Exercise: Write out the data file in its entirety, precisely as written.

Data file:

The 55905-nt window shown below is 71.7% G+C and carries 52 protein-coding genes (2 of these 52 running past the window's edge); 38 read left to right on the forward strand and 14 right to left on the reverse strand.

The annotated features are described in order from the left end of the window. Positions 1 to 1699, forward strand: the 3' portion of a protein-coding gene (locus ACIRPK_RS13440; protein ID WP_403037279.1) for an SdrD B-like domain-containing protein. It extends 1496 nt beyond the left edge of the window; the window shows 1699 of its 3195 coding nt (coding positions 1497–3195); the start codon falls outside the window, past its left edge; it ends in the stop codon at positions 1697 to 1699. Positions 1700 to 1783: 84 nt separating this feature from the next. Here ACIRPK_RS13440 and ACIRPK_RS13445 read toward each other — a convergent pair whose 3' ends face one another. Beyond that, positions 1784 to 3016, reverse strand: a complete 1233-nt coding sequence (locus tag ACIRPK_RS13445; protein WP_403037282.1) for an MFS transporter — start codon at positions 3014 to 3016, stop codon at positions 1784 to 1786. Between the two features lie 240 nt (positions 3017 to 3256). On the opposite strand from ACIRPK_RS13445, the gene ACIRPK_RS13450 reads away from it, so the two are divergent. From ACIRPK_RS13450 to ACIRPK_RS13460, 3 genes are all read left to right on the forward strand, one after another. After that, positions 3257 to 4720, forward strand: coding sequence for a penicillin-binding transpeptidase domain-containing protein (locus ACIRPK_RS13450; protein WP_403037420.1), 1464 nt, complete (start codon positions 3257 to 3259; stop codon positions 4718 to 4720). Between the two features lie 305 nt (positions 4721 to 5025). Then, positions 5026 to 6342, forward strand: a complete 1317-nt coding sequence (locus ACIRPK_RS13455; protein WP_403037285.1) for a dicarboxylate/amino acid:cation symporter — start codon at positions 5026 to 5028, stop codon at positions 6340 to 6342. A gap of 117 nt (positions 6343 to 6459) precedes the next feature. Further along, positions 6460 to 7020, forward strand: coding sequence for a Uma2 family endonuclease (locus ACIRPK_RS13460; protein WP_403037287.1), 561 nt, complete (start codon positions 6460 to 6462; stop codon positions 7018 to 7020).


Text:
The 55905-nt window shown below is 71.7% G+C and carries 52 protein-coding genes (2 of these 52 running past the window's edge); 38 read left to right on the forward strand and 14 right to left on the reverse strand.

The annotated features are described in order from the left end of the window. Positions 1 to 1699, forward strand: the 3' portion of a protein-coding gene (locus ACIRPK_RS13440; protein ID WP_403037279.1) for an SdrD B-like domain-containing protein. It extends 1496 nt beyond the left edge of the window; the window shows 1699 of its 3195 coding nt (coding positions 1497–3195); the start codon falls outside the window, past its left edge; it ends in the stop codon at positions 1697 to 1699. Positions 1700 to 1783: 84 nt separating this feature from the next. Here ACIRPK_RS13440 and ACIRPK_RS13445 read toward each other — a convergent pair whose 3' ends face one another. Beyond that, positions 1784 to 3016, reverse strand: a complete 1233-nt coding sequence (locus tag ACIRPK_RS13445; protein WP_403037282.1) for an MFS transporter — start codon at positions 3014 to 3016, stop codon at positions 1784 to 1786. Between the two features lie 240 nt (positions 3017 to 3256). On the opposite strand from ACIRPK_RS13445, the gene ACIRPK_RS13450 reads away from it, so the two are divergent. From ACIRPK_RS13450 to ACIRPK_RS13460, 3 genes are all read left to right on the forward strand, one after another. After that, positions 3257 to 4720, forward strand: coding sequence for a penicillin-binding transpeptidase domain-containing protein (locus ACIRPK_RS13450; protein WP_403037420.1), 1464 nt, complete (start codon positions 3257 to 3259; stop codon positions 4718 to 4720). Between the two features lie 305 nt (positions 4721 to 5025). Then, positions 5026 to 6342, forward strand: a complete 1317-nt coding sequence (locus ACIRPK_RS13455; protein WP_403037285.1) for a dicarboxylate/amino acid:cation symporter — start codon at positions 5026 to 5028, stop codon at positions 6340 to 6342. A gap of 117 nt (positions 6343 to 6459) precedes the next feature. Further along, positions 6460 to 7020, forward strand: coding sequence for a Uma2 family endonuclease (locus ACIRPK_RS13460; protein WP_403037287.1), 561 nt, complete (start codon positions 6460 to 6462; stop codon positions 7018 to 7020).